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Date: Tue, 22 Jul 2014 17:35:07 -0500
From: Tyler Hicks <>
Cc: Dustin Kirkland <>
Subject: Re: ecryptfs-setup-private nitpick

Hi Raphael!

On 2014-07-22 14:00:03, Raphael Geissert wrote:
> Hi,
> Taking a look at ecryptfs-utils 103's ecryptfs-setup-private, there is a bit 
> of code that writes the mount pass to a file in /dev/shm hoping to "keep it 
> from leaking to the hard-drive":
> 8<-------->8
>         # This will be wrapped by pam_ecryptfs's chauthtok as soon as the 
> user
>         # chooses a password.  Until that happens (hopefully soon), standard
>         # file permissions (600) are all that's protecting it.  Write it to
>         # ramdisk, to keep it from leaking to the hard-drive.
>         temp=`mktemp /dev/shm/.ecryptfs-XXXXXX`
>         printf "%s" "$MOUNTPASS" > "$temp"
>         mv -f -T "$temp" "/dev/shm/.ecryptfs-$USER" || error "Could not 
> create passphrase file"
> 8<-------->8
> Fastforward to 2014 and /dev/shm is, well, not a ramfs/ramdisk:
> /dev/shm -> /run/shm, which is a tmpfs at least on Debian.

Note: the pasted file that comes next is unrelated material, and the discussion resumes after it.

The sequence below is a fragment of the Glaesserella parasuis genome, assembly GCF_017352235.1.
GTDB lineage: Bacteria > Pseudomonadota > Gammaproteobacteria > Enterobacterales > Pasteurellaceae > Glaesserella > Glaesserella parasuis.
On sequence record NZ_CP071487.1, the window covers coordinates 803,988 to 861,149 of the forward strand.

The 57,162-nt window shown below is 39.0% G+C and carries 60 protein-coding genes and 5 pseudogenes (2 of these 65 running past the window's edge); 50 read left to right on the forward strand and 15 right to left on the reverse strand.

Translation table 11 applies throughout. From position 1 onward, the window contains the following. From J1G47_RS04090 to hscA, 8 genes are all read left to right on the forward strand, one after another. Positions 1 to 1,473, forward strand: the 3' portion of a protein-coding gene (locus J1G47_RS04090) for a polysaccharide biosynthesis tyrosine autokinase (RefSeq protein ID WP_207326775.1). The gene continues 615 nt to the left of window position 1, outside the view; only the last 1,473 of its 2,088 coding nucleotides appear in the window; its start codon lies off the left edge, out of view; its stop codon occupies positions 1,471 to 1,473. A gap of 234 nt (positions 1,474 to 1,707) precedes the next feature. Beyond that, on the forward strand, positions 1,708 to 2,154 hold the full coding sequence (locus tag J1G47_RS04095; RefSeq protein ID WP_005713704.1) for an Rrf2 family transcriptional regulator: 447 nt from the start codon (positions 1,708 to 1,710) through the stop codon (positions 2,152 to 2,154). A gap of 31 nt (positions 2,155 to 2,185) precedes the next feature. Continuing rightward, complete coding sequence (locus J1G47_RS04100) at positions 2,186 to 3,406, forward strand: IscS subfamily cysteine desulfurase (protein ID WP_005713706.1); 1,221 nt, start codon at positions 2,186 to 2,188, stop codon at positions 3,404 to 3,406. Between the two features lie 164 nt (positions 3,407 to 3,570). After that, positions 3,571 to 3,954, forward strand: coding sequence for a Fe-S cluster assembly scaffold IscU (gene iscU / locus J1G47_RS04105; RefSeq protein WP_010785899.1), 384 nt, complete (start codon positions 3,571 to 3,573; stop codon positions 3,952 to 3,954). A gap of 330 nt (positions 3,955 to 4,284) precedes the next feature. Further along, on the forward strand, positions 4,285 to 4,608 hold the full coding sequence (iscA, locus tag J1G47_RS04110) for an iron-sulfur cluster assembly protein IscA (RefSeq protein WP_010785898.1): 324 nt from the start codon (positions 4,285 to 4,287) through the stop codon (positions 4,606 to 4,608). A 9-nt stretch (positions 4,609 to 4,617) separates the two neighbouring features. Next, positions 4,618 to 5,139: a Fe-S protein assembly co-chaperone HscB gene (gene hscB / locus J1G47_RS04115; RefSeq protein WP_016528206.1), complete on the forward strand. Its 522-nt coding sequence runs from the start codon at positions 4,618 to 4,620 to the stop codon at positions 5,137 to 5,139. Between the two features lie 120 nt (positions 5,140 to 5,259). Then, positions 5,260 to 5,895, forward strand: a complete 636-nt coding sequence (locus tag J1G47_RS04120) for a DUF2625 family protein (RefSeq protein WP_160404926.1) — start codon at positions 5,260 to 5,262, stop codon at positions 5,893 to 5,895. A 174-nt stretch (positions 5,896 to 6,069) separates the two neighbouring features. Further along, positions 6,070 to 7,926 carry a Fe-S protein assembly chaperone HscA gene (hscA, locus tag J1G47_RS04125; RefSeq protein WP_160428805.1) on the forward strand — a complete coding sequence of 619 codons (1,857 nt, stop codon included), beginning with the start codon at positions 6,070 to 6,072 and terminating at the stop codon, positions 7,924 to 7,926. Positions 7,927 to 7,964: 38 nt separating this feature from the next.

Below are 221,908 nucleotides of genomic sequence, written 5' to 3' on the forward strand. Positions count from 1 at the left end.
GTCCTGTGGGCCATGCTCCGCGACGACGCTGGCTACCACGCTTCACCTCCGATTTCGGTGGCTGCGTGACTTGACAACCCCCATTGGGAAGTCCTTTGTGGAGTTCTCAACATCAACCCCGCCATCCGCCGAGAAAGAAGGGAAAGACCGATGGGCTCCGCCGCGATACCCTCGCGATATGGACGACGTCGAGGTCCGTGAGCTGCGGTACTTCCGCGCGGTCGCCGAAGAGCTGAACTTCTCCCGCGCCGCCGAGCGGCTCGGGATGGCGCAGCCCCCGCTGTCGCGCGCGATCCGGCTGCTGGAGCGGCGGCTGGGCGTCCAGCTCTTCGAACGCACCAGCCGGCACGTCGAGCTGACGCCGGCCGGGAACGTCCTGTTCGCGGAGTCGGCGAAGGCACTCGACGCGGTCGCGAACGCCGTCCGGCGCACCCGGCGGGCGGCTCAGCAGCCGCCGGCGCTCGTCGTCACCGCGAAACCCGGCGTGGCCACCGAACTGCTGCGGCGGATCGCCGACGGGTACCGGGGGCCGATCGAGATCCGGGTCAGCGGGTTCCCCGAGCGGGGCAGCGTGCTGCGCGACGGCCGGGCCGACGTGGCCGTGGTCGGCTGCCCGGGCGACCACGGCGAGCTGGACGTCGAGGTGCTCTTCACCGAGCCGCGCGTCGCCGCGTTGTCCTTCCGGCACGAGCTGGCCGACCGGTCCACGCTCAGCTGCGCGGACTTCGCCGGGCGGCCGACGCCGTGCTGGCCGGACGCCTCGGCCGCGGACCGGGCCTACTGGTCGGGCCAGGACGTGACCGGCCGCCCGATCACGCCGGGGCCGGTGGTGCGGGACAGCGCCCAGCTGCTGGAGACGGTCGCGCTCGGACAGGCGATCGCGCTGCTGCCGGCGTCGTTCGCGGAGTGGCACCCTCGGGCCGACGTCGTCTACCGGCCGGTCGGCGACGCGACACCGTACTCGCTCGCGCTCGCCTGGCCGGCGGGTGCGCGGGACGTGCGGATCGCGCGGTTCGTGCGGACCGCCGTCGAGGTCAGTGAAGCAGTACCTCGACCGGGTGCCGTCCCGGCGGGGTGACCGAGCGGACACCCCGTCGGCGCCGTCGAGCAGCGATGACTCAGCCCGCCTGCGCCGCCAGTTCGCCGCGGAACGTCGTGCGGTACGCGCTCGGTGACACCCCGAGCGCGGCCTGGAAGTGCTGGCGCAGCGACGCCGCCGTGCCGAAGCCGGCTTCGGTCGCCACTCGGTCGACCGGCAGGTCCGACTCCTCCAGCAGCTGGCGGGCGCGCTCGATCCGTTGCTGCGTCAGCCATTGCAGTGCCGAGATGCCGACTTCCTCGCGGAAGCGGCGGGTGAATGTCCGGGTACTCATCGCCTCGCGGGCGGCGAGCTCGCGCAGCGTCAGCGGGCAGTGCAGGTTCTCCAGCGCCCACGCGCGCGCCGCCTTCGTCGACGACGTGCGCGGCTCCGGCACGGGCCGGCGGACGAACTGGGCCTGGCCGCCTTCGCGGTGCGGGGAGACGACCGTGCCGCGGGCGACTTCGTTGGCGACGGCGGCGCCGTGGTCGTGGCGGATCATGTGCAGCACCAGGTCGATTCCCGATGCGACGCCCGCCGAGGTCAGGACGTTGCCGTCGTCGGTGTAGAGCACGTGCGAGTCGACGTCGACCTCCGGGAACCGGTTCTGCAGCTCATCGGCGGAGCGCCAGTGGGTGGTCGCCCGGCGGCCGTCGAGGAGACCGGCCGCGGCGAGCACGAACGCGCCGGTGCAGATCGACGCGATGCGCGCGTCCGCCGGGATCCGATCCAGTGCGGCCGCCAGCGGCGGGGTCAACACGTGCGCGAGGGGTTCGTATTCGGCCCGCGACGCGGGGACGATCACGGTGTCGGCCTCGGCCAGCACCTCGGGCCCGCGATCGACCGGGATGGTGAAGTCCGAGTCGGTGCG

> And as clearly stated by Documentation/filesystems/tmpfs.txt:
> "If you compare it to ramfs (which was the template to create tmpfs)
> you gain swapping and limit checking."
> So in the hope of avoiding a persistent storage the mount pass is written to 
> a file in a tmpfs that can be swapped to... disk.

I consider encrypted swap to be a prerequisite to enabling any
disk/file encryption solution. Ubuntu sets up encrypted swap when the
user selects to encrypt their home directory from the installer.

Unfortunately, the ecryptfs-setup-private man page doesn't recommend
encrypting your swap but ecryptfs-utils ships a script called
ecryptfs-setup-swap that enables encrypted swap.

Ignoring the encrypted swap argument, ecryptfs-setup-private shouldn't
be storing the plaintext mount passphrase in a manner that is swappable.
I think POSIX shared memory segments should provide the persistence and
pinnable memory (SHM_LOCKED) needed.

Either Dustin (cc'ed) or I will make this improvement. Thanks for the


> The file is left on /dev/shm until pam_ecryptfs actually wraps it with the 
> login pass.
> Cheers,
> -- 
> Raphael Geissert - Debian Developer
> -

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